Last night, a historic agreement with Iran was struck to curb the country's suspicious nuclear program. Israel, the country that believes it will be the target of an eventual Iranian nuclear attack, wasn't pleased.
The deal, struck last Saturday evening after marathon talks at the Palace of Nations in Geneva, was the first agreement in nearly a decade to circumvent Iran's suspicious nuclear program. The P5+1 countries — United States, France, Germany, Britain, China and Russia — believe Iran has a clandestine program building a nuclear weapon. Iran maintains its nuclear advancements are merely to provide an alternative energy source to its successful oil industry. And yet, Iranian clerical Supreme Leader Ayatollah Ali Khamenei still approved last night's result.
Not everyone was celebrating the diplomatic acrobatics required to pull something like this deal off. Even Slate conceded this deal was, "a good one." But no, Israeli Prime Minister Benjamin Netanyahu hated it. What a shocker, right? "This is not a historic agreement, it's a historic mistake," he said shortly after the deal was announced. Every one else was all hugs. Per Reuters:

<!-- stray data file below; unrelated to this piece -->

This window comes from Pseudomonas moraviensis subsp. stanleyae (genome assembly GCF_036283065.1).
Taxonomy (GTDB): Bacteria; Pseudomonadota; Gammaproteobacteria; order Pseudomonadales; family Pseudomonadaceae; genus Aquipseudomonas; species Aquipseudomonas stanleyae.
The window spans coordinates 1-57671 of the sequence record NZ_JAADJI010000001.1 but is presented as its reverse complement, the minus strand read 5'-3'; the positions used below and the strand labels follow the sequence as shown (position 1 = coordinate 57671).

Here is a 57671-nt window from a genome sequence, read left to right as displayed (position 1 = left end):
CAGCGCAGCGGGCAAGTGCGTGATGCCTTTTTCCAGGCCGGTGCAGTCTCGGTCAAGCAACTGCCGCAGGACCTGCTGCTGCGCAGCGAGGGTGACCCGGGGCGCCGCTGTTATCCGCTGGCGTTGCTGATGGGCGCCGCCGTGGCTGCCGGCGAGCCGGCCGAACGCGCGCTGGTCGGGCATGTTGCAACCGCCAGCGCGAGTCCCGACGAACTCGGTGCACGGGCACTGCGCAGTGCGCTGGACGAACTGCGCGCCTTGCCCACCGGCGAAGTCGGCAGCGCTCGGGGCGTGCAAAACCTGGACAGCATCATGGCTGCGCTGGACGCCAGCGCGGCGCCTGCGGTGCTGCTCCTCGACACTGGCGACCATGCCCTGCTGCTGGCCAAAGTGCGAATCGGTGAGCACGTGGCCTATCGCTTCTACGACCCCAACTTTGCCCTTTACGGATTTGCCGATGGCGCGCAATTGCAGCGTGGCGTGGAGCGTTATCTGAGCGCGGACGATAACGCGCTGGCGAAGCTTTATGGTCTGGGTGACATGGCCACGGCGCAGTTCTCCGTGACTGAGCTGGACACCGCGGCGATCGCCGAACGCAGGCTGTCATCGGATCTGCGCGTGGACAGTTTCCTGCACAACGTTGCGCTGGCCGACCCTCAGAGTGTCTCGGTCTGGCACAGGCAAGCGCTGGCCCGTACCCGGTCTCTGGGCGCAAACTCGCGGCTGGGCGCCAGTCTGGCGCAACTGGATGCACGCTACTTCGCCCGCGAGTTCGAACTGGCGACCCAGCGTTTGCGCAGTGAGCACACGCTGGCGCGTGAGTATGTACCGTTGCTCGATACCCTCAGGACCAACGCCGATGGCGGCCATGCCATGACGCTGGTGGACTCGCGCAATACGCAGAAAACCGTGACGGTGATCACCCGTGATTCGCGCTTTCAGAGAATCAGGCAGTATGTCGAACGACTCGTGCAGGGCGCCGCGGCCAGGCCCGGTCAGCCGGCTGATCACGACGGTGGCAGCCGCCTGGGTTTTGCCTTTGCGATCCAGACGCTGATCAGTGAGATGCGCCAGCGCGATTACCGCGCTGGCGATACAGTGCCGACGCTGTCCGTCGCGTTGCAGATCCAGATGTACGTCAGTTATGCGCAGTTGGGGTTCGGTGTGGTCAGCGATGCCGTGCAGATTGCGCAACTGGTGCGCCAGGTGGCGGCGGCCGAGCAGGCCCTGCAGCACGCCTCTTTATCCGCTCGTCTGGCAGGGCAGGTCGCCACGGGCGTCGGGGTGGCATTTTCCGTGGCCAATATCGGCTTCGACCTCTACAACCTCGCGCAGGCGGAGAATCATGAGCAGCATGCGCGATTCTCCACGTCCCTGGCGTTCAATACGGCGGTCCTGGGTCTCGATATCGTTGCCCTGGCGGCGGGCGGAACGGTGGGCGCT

[European Union foreign policy chief Catherine Ashton] and U.S. Secretary of State John Kerry hugged each other. Kerry and Russian counterpart Sergei Lavrov shook hands. Minutes later, as Iran's delegation posed for photos, Zarif and French Foreign Minister Laurent Fabius embraced. France had taken the hardest line on Iran in recent talks.
- Iran continues to enrich uranium to five percent, a level at which nuclear power can function but far enough away from weapons grade capability.
- All existing uranium enriched to 20 percent will be converted into oxide.
- No new centrifuges will be installed and progress on the Arak heavy-water facility, which could produce plutonium when finished, another ingredient in an atomic bomb, will be halted.